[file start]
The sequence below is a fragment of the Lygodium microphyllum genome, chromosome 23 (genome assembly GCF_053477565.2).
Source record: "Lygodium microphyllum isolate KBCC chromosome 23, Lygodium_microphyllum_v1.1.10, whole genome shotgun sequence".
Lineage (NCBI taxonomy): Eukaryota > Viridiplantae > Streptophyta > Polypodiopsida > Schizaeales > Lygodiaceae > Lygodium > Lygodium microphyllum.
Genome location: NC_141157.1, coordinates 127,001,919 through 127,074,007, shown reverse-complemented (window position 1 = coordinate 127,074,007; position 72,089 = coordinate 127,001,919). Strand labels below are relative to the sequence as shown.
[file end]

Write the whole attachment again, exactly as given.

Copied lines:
The sequence below is a fragment of the Lygodium microphyllum genome, chromosome 23 (genome assembly GCF_053477565.2).
Source record: "Lygodium microphyllum isolate KBCC chromosome 23, Lygodium_microphyllum_v1.1.10, whole genome shotgun sequence".
Lineage (NCBI taxonomy): Eukaryota > Viridiplantae > Streptophyta > Polypodiopsida > Schizaeales > Lygodiaceae > Lygodium > Lygodium microphyllum.
Genome location: NC_141157.1, coordinates 127,001,919 through 127,074,007, shown reverse-complemented (window position 1 = coordinate 127,074,007; position 72,089 = coordinate 127,001,919). Strand labels below are relative to the sequence as shown.